HARTFORD, Conn. (AP) – U.S. veterans exposed to radiation in response to a 1966 hydrogen bomb accident in Spain would be entitled to disability benefits denied to them for decades by the Department of Veterans Affairs under laws enacted in Congress Thursday Thursday.
US Senator Richard Blumenthal and Connecticut Democrat Jahana Hayes, who co-sponsored versions of the bill in the Senate and House of Representatives, said they would amend the law to allow veterans of Palomares, Spain, to clean up the accident site. as a “radiation risk activity” that the VA did not do.
“The Palomares nuclear disaster caused immeasurable suffering and damage to soldiers dispatched to clean up radioactive material without adequate protective equipment or warning of serious health risks,” Blumenthal said in a statement. “Fifty-five years later, the VA has not yet identified any radiation risks at Palomares, which limits the services and health care of these well-deserved veterans.”
On January 17, 1966, an American B-52 bomber and a refueling aircraft collided during a refueling operation near the southern Spanish village of Palomares, killing seven of eleven crew members but none on the ground. At the time, the US kept nuclear armed warplanes airborne near the Soviet border when the Cold War was in full swing.
The mid-air collision resulted in the release of four US hydrogen bombs. None of the bombs exploded, but the plutonium-filled detonators on two went off and distributed 3 kg of highly radioactive plutonium 239 over the landscape. It has been dubbed the worst radiation accident in US history.
About 1,600 soldiers were sent to the crash site to retrieve the weapons and clean up the contamination. They were exposed to dangerous radiation daily for weeks or months and later developed various forms of cancer, blood disorders, heart and lung dysfunction, and other diseases. This resulted in a class action lawsuit against the VA by veterans who were denied benefits.
The VA denied them disability benefits based on the Air Force estimates of radiation exposure. Although most servicemen in Palomares provided urine samples for testing in 1966, Air Force officials did not use 98% of those test results and relied on samples later provided, resulting in inaccurate estimates of radiation exposure that were likely much lower than they were, according to Yale Law School students representing veterans in the lawsuit really were.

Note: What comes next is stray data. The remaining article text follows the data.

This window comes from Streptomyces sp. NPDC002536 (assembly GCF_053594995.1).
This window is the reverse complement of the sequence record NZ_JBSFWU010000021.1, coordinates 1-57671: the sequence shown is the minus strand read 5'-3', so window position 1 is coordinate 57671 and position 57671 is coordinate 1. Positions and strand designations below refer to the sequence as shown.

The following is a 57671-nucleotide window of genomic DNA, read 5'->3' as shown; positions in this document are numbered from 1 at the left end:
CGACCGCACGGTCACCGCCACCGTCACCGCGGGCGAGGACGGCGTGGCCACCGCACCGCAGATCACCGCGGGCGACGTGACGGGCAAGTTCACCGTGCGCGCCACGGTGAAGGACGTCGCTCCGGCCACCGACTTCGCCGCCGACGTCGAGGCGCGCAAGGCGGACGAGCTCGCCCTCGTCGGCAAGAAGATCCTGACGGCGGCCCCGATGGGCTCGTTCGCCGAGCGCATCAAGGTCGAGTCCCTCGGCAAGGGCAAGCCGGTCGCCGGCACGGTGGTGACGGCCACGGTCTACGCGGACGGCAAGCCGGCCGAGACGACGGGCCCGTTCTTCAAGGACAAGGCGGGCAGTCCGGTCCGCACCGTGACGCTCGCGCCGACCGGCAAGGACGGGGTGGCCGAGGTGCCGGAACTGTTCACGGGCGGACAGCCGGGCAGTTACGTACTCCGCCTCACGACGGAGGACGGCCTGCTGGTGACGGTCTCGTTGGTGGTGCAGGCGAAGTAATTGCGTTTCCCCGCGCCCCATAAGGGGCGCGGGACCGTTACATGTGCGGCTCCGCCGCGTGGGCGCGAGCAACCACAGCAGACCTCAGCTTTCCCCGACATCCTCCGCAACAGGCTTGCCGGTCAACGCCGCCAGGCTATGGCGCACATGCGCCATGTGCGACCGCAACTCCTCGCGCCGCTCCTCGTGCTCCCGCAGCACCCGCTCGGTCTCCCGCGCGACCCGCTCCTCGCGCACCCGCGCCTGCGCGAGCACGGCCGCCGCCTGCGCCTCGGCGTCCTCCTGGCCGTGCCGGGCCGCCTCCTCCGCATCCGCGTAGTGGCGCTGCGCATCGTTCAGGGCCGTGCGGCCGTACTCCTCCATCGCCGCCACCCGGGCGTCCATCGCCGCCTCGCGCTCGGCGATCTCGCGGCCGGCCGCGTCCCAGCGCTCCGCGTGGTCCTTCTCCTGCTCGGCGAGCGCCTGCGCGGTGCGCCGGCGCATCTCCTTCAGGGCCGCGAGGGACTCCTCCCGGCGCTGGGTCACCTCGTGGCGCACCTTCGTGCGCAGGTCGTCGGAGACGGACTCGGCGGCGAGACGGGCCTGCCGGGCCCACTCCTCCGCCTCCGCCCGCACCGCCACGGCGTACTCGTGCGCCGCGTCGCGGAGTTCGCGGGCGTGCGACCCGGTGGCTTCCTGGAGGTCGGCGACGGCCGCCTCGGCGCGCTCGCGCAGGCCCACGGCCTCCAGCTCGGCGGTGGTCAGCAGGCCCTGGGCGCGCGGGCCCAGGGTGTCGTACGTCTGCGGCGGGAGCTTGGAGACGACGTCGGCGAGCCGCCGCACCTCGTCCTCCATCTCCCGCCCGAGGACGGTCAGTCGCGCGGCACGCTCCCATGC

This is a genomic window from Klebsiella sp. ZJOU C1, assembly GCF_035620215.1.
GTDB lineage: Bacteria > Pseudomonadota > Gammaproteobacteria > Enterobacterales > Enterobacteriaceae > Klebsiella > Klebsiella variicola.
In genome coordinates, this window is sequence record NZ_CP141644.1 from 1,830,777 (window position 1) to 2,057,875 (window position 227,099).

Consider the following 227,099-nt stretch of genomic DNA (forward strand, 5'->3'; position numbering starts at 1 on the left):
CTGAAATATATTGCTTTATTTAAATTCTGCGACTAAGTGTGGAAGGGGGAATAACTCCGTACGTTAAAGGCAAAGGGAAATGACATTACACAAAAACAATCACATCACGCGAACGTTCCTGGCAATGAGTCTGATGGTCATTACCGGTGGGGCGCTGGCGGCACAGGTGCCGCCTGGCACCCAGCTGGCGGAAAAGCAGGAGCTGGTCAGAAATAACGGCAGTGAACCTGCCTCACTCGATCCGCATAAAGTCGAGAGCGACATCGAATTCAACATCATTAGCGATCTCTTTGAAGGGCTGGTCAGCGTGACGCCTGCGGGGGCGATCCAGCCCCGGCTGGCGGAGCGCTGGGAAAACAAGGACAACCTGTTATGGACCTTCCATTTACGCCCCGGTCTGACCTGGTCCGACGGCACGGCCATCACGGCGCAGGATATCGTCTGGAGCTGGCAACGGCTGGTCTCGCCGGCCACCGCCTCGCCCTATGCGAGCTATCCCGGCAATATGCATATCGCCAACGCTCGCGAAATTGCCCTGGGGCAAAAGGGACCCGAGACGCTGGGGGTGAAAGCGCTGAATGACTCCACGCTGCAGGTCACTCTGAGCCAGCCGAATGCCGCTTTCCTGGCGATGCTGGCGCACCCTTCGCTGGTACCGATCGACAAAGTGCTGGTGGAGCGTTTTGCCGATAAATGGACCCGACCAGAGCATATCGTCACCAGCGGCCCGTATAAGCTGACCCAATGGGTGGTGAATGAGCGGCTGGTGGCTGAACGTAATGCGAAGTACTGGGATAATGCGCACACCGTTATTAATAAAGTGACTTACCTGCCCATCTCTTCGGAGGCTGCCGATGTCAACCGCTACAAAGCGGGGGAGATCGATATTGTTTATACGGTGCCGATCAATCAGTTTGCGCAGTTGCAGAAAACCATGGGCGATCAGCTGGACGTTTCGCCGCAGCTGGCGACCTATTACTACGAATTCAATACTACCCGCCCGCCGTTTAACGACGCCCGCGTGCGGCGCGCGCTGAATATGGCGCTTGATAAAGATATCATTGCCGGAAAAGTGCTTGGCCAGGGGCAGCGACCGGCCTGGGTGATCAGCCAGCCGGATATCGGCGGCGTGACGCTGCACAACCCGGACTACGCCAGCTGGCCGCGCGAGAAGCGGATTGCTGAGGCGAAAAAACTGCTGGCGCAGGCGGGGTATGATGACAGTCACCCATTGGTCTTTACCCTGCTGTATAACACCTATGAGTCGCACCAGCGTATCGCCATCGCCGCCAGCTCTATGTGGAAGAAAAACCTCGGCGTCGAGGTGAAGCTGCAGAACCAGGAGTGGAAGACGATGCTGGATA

The VA defended the exposure data. In December, the U.S. Veterans Appeals Court ruled that the VA had failed to determine whether the method of measuring veterans’ exposure to radiation was scientifically sound and ordered the VA to re-examine the disability claims assessment of Palomares veterans. The VA has appealed to a federal appeals court.
VA spokesman Randal Noller declined to comment on Thursday.
Victor Skaar, an 84-year-old Air Force veteran who responded to Palomares and who is the lead plaintiff in the lawsuit, hopes Congress will pass the bill that has been proposed over the past three years but has not stepped off the committee.
“I appreciate any support from Congress that we could get because I don’t think we’ll win in court,” Skaar said in a phone interview Thursday from his home in Nixa, Missouri We can only go in court win public opinion. “
Skaar believes Palomares veterans are not getting the attention they deserve because they are a small group now. He estimates there are only 300 or 400 Palomares veterans left alive.
Skaar said he had a blood disorder and developed melanoma and prostate cancer, which were treated successfully. He believes his complaints are related to his service in Palomares.
The bill’s sponsors, which include Democratic U.S. Sens. Elizabeth Warren of Massachusetts and Dianne Feinstein of California, are more hopeful about the legislation this year as it is the first time the proposal has been seen in both the House of Representatives as well as was introduced in the Senate.
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